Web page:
Success isn’t the only key ingredient for success. Knowing how to read, recognize, and respond to one’s own as well as other people’s emotions are key skills for the workplace. The ability to make friends and sustain social relationships are crucial to thriving at work and at school. Being able to manage our emotions including impulses and anger are important elements for success in life.

Parents play an important role in building empathy and resilience in their children. Here are some tips for developing emotional intelligence in young children:

Positive endings good, sad endings bad
Every story usually has a lesson to learn. The hare and the tortoise: Being persistent wins the race. The goose with the golden eggs: Don’t be greedy. The wolf in sheep’s clothing: Appearances can be deceiving. But it turns out that we learn best from stories which have a good ending. A 2014 study finds that children respond more positively to a moral story which promotes honesty than one which warns us about the consequences of dishonesty.

Encourage empathy with a habit of reading
Encourage your children to read fiction to gain an understanding about other people’s emotions and mental states. In a 2014 study of 1,000 adults, participants who read literary text extracts (e.g., Anton Chekov) were better at detecting emotions in others than control participants who were asked to read popular fiction or non-fiction. Another advantage of encouraging children to read is that those with more advanced reading skills are likely to do well in school. A recent twin study has established that reading ability at 7 years predicts how children perform in intelligence tests later in life.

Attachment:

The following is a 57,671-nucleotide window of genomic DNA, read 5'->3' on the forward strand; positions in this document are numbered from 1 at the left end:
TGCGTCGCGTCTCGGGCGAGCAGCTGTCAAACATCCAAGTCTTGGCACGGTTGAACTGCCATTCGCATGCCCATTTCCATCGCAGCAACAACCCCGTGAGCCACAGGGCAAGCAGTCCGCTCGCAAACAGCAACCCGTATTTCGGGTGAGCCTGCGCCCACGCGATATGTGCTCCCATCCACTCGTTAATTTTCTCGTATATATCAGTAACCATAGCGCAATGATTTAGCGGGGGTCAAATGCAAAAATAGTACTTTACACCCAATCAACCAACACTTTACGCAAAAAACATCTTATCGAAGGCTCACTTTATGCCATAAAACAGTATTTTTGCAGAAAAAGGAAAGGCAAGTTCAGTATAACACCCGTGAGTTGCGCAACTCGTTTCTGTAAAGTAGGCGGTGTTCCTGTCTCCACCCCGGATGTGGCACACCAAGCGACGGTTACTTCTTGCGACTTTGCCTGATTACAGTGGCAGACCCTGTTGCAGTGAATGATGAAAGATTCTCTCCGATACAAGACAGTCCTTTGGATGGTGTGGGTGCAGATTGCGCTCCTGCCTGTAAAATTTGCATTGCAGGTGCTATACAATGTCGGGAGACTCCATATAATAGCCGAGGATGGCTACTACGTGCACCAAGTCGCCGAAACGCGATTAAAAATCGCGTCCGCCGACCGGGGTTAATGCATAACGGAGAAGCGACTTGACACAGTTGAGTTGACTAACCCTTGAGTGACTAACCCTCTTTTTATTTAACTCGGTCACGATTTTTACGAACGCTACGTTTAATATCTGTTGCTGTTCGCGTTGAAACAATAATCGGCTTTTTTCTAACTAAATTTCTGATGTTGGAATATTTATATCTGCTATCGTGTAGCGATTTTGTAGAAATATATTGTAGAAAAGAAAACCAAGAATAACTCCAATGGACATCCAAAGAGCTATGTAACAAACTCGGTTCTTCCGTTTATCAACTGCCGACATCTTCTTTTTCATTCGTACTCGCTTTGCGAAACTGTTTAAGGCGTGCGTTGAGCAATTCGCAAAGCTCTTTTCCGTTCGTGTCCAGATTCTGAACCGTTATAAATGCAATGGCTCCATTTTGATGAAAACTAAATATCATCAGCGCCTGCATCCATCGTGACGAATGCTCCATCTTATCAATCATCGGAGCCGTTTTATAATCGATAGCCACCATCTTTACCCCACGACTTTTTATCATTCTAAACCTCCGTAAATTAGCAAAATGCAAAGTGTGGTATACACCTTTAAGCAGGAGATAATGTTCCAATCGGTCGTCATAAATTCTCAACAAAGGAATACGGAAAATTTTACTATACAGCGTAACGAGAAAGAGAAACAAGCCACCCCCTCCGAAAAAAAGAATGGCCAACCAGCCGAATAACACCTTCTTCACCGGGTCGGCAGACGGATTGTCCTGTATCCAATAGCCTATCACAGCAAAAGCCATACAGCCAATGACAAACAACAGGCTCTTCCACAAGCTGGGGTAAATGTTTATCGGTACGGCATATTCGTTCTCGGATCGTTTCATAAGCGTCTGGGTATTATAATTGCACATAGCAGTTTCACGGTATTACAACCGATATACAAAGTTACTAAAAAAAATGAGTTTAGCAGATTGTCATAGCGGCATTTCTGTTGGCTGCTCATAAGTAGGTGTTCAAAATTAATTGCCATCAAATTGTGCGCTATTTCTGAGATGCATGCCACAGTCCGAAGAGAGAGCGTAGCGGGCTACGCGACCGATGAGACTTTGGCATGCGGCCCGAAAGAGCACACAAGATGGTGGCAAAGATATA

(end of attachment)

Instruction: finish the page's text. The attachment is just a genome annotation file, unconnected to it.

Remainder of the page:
Spare the rod, but don’t spoil the child
A new study provides evidence for this idea. In this 2014 study, occasions when parents spanked their children at home were captured on video-tape. Rather than using spanking as intentional discipline, parents in this study were observed to be often motivated by impulse or their emotions. Most spanking incidents were also in response to minor wrongs, and their children typically misbehaved within 10 minutes of the spanking. So, focus on being consistent and on providing opportunities to reward good behaviours. If helpful, encourage children to see things from the perspective of others.

Understand your child’s needs
Spending time with your infant or toddler is important. Babies have more opportunities to learn new words from their caregivers when their caregivers spend time talking to them. But time spent with young children doesn’t just benefit them cognitively.

A 2014 study shows that children with secure emotional bonds with their main caregiver (parents) have better social skills. Securely attached children tend to respond positively to other children on their first meeting. Such children also show an ability to adapt to their play peers: With play peers who show frustration and anger easily, securely attached children use appropriate strategies such as requests for toys rather than attempts to just grab toys.

Conversely, not having strong emotional bonds with caregivers increases the risk of problem behaviour at home and difficulties with academic subjects at school. Researchers of a recent UK study observe that children without a strong emotional bond to their parent(s) by the age of 3 years, are at risk for social and emotional problems (e.g., aggressive behaviours, deliquency, depression) later in life.

Encourage children to experience challenges early
Help your children explore the world for themselves. A new study found that teenagers who experienced challenges on a 10-day youth sailing “Outward Bound” experience were more resilient after the experience and more resilient than a control peer group studying an academic course. Telling your children to try harder also makes them willing to work harder, a new study suggests.